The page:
Kinko Bonobos II: Electric…Ah, forget it.

Posted: December 20, 2012 in Uncategorized
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Awhile back, when I was inhabiting the wasteland of Williamsburg, I regaled the internet with tales of my adventures in dining and odd flea market spelunking.  I realized that the list spawned from that was far from complete, considering it was mostly the area surrounding Williamsburg and I had neglected large areas of Manhattan that I have grown to appreciate.  I’ve used that prior list (presented HERE for your lazy perusal) to give tips and tricks for visitors to the lands of the Five Boroughs and I feel like I have more to share.  SO.  Without further hullabaloo…I present a continuation of The Monster’s Guide to New York Gluttony and Dipsomania.  You’ll notice that a lot of these gems are in the same general area.  I don’t do a lot of Midtown if I can avoid it and Times Square gives me hives, so I prefer the Village, East and West if I can help it.

One addition to the last list that I recently discovered was an (somewhat) addendum to Angel’s Share.  This yakitori joint that assaults you with brain-piercing neon and J-pop played loud enough to cause Neo-Tokyo to implode turns out to be pretty decent.  The portal to the wonder that is Angel’s Share, Village Yokocho, has a good, solid menu of Japanese small plates and a nice beer and sake selection.  I recommend a drop in before calming down at AS.  8 Stuyvesant.

If you’re in the mood for a more formal setting (not too formal, you snob), I was finally (and easily) cajoled by Monster Hunter Y to go to Momofuku Noodle Bar, which I repeatedly insist on mispronouncing, much to The Red Queen’s chagrin.  With an astounding menu of ramen and other delicacies from the far East Village, Momofuku is a great spot to stuff yourself stupid.  I’ve never had much luck on a weekend getting in, but during the weekday, there was absolutely no wait.  171 First Avenue.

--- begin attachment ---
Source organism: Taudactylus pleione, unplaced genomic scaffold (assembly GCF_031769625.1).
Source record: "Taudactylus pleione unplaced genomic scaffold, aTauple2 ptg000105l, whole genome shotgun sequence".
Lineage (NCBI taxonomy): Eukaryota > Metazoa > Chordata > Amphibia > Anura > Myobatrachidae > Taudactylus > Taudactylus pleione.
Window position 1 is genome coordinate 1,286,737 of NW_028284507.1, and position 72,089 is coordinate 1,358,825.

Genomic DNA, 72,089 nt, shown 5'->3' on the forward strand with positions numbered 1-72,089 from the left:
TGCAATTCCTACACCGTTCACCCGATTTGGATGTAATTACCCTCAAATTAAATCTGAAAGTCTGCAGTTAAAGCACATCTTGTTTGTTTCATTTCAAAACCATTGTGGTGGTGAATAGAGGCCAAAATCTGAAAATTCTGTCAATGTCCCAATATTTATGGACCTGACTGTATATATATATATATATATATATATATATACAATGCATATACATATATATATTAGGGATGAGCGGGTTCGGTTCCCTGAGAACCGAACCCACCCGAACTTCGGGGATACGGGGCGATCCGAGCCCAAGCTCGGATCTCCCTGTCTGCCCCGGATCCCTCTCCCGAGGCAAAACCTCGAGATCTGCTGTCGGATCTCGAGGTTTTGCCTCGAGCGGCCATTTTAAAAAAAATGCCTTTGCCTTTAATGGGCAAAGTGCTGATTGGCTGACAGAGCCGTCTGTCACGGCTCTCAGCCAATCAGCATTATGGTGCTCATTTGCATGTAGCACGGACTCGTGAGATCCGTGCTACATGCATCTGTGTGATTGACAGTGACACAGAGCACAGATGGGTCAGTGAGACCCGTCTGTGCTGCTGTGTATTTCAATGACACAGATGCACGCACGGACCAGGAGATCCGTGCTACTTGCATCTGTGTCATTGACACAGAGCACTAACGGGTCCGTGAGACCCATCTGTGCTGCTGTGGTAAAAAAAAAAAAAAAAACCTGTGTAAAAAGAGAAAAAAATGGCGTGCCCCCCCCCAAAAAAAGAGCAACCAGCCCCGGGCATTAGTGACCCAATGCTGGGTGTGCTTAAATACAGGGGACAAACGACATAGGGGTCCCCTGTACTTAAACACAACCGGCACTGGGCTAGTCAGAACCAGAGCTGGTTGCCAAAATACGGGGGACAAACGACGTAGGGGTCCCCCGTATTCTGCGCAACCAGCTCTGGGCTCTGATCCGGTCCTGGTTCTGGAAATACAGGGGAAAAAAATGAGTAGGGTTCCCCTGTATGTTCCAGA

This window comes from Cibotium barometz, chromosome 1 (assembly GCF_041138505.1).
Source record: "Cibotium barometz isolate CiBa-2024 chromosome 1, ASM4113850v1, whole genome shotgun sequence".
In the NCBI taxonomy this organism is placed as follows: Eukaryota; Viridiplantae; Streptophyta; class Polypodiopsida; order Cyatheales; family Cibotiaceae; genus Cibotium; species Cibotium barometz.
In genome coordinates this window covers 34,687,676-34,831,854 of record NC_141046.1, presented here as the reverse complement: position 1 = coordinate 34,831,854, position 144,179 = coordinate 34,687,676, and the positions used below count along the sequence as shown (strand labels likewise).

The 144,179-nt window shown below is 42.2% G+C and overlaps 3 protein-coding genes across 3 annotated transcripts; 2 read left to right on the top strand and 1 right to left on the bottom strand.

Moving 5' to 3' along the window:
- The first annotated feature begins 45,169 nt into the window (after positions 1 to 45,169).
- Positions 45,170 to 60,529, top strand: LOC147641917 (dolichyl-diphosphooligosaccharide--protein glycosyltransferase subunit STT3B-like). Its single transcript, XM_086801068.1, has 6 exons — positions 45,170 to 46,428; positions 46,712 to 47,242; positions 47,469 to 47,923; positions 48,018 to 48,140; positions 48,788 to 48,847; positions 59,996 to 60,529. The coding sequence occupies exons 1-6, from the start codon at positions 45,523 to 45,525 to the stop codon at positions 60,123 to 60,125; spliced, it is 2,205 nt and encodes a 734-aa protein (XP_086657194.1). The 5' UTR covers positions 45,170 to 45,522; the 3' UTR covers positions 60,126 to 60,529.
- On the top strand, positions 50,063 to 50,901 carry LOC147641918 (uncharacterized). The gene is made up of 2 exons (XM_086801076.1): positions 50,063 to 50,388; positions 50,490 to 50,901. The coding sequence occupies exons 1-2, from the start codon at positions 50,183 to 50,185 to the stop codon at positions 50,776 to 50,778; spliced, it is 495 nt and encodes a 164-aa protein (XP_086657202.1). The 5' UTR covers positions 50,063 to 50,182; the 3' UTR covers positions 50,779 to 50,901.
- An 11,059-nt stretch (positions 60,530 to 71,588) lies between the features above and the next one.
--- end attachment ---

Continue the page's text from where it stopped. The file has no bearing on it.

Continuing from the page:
If it’s heartier fare you crave, look no further, my attentive audience.  Just a very small stone’s throw away from Momofuku is the Hungarian Burger shop dubbed Korzo Haus.  Locally sourced and forcefully served, the burgers at Korzo Haus are perfectly cooked after being wrapped in a delicious dough cradle called Langoš and then deep fried to destroy any possibly evil spirits lurking in the meat, I’m assuming.  Don’t forget the potato spetzel and if you’re super gross, the beet ketchup.  Uck, beets.  Barf.  178 E. 7th St.



If that’s not enough dead animal flesh sliding down your gullet, a quick jaunt over to Stanton St will bring you to the always satisfying Meatball Shop.  It’s really hard to try to put a different face on specialty shops than what they are.  They’re somewhat trendy now, but I can’t complain because sometimes, specializing is good.  Maybe the insects are right.  Meatball Shop is just amazing meatballs in multiple configurations.  GOOD ENOUGH FOR ME, FOOL.  Don’t forget to try the ice cream sandwich with fresh baked cookies and in-house ice cream.  84 Stanton St.

To cleanse the palate, time for more ice cream! It’s a good idea to maybe shove a big, fat gay ice cream cone down your throat when you’re already getting so much meat.  Oh, look, NYC has that for you, too.  Big Gay Ice Cream is exactly what it sounds like.  Big Gay Ice Cream.  GOOD Big Gay Ice Cream.  I devoured The Salty Pimp cone without looking back.  Okay, maybe I looked back to take, like, five Lactaids, BUT WHATEVER, WORTH IT.  Fancy and pretty and fun and the ice cream is unique and cool.  If you’re too much of a big, dumb sissy to go to Big Gay Ice Cream, well, try Baskin-Robbins.  And live a life unfulfilled.  125 East 7th Street.